Photograph © 2020 Peggy Kornegger
So now I see, more clearly each day, why I was brought here. In the empty spaces outside of human life plans, you can hear wisdom, you can feel peace, and you can become one with your soul. And “community” is wider and deeper than one place, one time frame; it spans the globe and lives in the heart of humanity. I also understand more fully that planning the details doesn’t always lead to certainty of outcome. I can only open the door and welcome everything that appears, flowing with the mysteries of the universe. Every seeming obstacle is a guidepost to God. Thank you, Ganesha.

Nothing and Everything

Photograph © 2020 Peggy Kornegger
Sometimes the twists and turns of life on Earth can feel like loss or emptiness, especially now. Yet the greater significance of our experiences may not be completely understood when they occur. Time brings perspective. There are no mistakes, and we are never really lost. Everything we experience provides an opening into greater awareness and an opportunity to grow and trust in the trajectory of our own lives.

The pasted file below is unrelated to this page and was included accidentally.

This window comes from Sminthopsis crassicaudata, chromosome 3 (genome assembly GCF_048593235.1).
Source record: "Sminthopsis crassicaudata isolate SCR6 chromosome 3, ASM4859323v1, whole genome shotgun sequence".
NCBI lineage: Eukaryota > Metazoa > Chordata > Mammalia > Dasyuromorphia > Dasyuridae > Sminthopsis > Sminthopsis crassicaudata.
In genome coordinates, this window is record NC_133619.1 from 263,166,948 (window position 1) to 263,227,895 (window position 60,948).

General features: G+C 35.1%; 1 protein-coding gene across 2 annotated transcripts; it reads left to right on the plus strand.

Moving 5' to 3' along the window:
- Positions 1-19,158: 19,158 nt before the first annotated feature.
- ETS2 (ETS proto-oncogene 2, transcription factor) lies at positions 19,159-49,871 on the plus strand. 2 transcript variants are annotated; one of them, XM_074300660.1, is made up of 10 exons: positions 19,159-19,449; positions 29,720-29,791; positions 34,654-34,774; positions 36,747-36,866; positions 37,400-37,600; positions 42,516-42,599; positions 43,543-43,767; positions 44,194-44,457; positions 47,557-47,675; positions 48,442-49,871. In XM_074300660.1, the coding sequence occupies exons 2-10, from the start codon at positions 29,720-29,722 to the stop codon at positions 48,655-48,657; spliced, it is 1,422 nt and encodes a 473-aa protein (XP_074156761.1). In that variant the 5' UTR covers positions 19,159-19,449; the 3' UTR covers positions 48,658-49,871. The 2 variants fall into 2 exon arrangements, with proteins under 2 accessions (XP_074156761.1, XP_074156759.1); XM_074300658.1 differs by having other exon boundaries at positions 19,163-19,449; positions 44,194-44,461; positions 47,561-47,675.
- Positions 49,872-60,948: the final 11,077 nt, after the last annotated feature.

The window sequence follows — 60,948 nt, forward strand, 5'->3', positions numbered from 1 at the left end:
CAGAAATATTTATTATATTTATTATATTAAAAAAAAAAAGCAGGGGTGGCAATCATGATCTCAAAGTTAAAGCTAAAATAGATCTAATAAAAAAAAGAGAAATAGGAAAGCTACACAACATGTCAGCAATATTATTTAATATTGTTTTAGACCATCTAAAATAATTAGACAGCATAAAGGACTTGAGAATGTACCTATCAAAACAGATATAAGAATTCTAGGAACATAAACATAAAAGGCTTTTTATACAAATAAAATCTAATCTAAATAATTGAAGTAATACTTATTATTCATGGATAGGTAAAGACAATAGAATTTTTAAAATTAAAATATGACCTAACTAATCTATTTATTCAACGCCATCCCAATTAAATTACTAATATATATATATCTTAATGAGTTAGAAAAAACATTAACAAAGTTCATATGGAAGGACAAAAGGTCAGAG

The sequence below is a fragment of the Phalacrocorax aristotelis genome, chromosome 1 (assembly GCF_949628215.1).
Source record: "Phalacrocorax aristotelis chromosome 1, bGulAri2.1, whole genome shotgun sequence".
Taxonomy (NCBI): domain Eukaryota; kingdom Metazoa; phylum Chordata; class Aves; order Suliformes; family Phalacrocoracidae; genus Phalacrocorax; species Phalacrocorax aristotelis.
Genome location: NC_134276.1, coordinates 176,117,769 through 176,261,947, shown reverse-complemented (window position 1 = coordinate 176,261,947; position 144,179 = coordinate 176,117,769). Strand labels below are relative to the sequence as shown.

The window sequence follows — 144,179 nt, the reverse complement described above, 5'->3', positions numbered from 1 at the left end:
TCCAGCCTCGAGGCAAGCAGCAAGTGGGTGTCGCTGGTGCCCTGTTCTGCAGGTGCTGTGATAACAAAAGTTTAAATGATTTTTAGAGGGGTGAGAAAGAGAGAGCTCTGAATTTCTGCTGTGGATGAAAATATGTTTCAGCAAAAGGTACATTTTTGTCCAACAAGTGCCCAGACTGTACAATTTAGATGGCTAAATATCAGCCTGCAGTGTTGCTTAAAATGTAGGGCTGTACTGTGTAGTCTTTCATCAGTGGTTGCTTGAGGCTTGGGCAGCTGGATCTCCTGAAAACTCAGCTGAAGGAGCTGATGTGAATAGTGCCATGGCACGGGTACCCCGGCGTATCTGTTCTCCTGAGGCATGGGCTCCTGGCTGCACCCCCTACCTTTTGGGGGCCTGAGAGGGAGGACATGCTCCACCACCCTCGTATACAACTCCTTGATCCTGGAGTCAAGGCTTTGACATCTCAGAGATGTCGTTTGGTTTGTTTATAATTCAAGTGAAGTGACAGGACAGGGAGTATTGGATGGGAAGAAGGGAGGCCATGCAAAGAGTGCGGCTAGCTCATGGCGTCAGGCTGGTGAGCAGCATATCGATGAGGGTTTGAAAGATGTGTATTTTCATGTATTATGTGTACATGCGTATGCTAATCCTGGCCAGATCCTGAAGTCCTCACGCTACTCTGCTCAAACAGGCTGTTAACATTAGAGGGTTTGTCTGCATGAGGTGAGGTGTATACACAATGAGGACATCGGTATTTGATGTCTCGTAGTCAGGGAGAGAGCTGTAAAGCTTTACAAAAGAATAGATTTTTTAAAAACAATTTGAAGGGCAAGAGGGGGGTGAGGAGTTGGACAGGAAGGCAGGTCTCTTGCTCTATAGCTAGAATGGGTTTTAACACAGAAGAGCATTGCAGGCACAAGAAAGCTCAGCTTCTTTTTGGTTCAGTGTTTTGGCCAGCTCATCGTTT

Two years ago I moved from Boston to Florida, primarily to live closer to several friends. Within a matter of months, the friends unexpectedly began to move to other states. The ostensible “reasons” for my divinely guided move (and it did feel that way) evaporated into thin air, and I searched for another reason to be here. Things that I tried just didn’t feel right. I spent more than a year watching parts of my life fall away to nothing all around me. What remained were my spiritual practice, my writing, my dear partner Anne, and my deep connection to Nature. The essence of my life really, and I appreciated them more than ever.

Still, I felt lost and “homesick” a lot of the time. By year’s end, I had become closed and cranky, feeling let down by friends, life, and God. Why was I brought here in order to lose so much? Ah, that was the key question that unlocked the closed door of my heart. Because as long as I saw only loss, letdown, and emptiness, that was my experience. As 2020 began, I intentionally “reset” my consciousness to accept all that had happened as part of my soul’s journey in this lifetime. I let go of expectation and disappointment and chose to trust that everything was unfolding perfectly, even if it didn’t look that way on the surface. Gradually I re-centered. Then came COVID-19.